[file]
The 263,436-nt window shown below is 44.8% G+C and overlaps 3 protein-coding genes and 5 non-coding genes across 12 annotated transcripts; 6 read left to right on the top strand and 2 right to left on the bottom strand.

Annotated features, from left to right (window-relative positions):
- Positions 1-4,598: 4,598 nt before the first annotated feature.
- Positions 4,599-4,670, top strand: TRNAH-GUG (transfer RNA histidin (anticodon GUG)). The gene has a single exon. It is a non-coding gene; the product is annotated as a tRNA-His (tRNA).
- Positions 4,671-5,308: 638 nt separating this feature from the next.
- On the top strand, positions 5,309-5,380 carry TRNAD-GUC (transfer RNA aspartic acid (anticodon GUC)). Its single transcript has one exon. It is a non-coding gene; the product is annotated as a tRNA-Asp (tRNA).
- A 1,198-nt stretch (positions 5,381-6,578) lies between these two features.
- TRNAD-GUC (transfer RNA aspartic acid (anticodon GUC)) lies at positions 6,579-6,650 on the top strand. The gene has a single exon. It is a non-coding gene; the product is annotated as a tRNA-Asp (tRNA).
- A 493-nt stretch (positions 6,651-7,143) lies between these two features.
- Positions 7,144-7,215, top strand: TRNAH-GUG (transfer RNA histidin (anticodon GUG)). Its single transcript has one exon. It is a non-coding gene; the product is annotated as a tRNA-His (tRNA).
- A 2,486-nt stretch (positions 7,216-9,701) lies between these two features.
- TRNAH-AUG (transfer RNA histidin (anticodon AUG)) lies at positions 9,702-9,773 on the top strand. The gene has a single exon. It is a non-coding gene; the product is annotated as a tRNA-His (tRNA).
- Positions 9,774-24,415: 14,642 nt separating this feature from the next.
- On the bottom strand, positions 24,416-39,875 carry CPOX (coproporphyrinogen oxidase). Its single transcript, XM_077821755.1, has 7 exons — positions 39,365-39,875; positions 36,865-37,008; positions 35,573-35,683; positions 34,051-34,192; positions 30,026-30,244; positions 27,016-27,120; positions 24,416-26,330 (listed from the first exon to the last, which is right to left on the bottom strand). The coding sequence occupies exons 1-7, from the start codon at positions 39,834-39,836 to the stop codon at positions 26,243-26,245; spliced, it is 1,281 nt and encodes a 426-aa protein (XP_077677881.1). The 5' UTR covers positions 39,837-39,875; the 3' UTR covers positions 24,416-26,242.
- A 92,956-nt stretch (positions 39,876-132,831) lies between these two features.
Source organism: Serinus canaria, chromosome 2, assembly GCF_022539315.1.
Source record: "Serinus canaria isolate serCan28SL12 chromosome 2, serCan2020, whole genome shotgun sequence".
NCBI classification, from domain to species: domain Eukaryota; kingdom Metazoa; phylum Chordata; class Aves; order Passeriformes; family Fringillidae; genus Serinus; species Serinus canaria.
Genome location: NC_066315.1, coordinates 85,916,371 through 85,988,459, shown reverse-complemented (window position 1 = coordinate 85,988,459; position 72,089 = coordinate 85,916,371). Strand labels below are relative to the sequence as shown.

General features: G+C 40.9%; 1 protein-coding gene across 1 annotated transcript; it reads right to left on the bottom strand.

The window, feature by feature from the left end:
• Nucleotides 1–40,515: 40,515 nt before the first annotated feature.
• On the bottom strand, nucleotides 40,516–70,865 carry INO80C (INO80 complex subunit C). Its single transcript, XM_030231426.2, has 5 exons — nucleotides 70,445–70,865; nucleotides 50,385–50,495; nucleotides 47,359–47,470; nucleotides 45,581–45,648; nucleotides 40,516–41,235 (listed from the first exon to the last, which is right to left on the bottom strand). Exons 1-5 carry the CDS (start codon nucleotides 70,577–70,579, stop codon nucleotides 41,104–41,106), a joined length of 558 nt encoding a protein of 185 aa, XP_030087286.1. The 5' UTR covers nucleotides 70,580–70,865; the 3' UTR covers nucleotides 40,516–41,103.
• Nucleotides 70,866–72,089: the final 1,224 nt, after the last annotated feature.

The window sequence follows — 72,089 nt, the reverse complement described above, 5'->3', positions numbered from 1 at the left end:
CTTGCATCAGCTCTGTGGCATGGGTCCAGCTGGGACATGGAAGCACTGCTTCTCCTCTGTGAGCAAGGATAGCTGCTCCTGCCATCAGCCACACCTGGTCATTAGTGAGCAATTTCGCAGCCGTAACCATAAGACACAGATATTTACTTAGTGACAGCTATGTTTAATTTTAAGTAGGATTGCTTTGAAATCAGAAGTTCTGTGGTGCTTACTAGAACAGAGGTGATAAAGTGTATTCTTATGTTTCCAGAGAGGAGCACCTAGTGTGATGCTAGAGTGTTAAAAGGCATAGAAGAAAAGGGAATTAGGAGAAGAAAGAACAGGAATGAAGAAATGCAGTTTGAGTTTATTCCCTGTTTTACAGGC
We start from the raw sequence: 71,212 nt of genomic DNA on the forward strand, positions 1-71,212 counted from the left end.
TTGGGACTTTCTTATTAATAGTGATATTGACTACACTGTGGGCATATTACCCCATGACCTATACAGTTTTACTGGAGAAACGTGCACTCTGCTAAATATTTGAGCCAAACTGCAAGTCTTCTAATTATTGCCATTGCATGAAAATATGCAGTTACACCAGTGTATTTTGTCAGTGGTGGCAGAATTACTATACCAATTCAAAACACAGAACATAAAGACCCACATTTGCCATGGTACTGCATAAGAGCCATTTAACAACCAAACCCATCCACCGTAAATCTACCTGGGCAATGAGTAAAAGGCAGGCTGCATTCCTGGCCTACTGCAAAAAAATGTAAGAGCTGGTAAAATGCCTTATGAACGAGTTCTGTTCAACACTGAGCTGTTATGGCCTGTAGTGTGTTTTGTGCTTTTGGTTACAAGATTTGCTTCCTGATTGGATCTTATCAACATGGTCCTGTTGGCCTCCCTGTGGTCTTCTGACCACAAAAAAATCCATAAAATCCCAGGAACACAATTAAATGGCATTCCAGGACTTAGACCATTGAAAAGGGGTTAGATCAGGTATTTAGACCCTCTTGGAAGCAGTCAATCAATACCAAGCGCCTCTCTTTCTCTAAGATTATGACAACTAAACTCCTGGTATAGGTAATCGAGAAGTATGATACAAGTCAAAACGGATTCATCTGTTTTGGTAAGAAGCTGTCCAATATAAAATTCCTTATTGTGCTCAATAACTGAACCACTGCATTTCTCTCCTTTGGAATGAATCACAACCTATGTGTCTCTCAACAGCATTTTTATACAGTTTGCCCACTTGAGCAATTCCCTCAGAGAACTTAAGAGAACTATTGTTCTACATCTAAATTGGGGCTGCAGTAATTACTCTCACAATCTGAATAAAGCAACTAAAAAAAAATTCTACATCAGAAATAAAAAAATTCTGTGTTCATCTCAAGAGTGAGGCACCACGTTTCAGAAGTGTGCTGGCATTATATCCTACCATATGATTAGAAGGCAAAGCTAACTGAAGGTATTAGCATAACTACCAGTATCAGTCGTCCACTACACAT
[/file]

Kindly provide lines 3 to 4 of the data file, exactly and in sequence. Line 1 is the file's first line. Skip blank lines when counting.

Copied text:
- Positions 1-4,598: 4,598 nt before the first annotated feature.
- Positions 4,599-4,670, top strand: TRNAH-GUG (transfer RNA histidin (anticodon GUG)). The gene has a single exon. It is a non-coding gene; the product is annotated as a tRNA-His (tRNA).